ROME, May 24 (Xinhua) -- Fears of a potential United States government loan default weighed heavily on European Union (EU) financial markets on Wednesday, with major stock exchanges down across the continent, and the euro flat against the U.S. dollar and other currencies.
Italian media reports estimated that companies on European stock exchanges lost a combined 227 billion euros (244 billion U.S. dollars) in value during trading on Wednesday alone.
Meanwhile, negotiations continued in Washington over whether or not to raise the U.S. government's debt ceiling. If no agreement is reached, the U.S. Treasury will run out of cash in early June, sparking a government default on its debt obligations.
Economists warn that such a development would have profound economic consequences around the globe -- including in Europe, where central banks and private businesses are widely exposed to U.S. government bonds.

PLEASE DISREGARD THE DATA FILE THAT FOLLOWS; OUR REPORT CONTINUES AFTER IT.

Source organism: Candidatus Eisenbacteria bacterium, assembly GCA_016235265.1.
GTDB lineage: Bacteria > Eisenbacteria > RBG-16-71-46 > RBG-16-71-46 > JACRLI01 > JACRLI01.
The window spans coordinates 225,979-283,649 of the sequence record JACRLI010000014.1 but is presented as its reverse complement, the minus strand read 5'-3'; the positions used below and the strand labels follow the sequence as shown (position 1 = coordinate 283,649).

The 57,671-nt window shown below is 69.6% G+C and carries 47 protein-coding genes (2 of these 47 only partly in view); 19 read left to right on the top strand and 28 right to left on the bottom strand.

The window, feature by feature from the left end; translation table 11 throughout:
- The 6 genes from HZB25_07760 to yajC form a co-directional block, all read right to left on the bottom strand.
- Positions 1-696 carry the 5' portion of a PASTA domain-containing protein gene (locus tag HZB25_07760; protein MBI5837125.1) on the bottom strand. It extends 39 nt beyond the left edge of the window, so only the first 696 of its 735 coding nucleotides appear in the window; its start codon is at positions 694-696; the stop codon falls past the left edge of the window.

Stocks finished broadly lower on Wednesday: the DAX blue-chip index on Germany's Frankfurt Stock Exchange was down 1.9 percent; in Paris, the CAC-40 index lost 1.7 percent; the general index in Madrid surrendered 1.1 percent; and the AEX index in Amsterdam slipped 1.6 percent.
One of the biggest losers was the Italian Stock Exchange in Milan, which retreated 2.4 percent. Banks and large multinationals with exposure to the U.S. economy, such as tire maker Pirelli and aerospace giant Leonardo, suffered the most.
Outside of Europe, stocks were also lower in the United States and Asia.
However, the euro currency rallied at the end of Wednesday's trading session to finish about even compared to Tuesday's close against the U.S. dollar and other currencies.
Recent data showing stubbornly high inflation in the United Kingdom also contributed to Wednesday's stock losses.
A recent uptick in COVID-19 infections globally, as well as predictions that the conflict between Russia and Ukraine is set to intensify, have also weighed on markets in Europe and elsewhere.
The Eurozone's economy grew by 0.1 percent in the first quarter of 2023 compared to the previous quarter, a weaker than expected growth rate, data from Eurostat showed. ■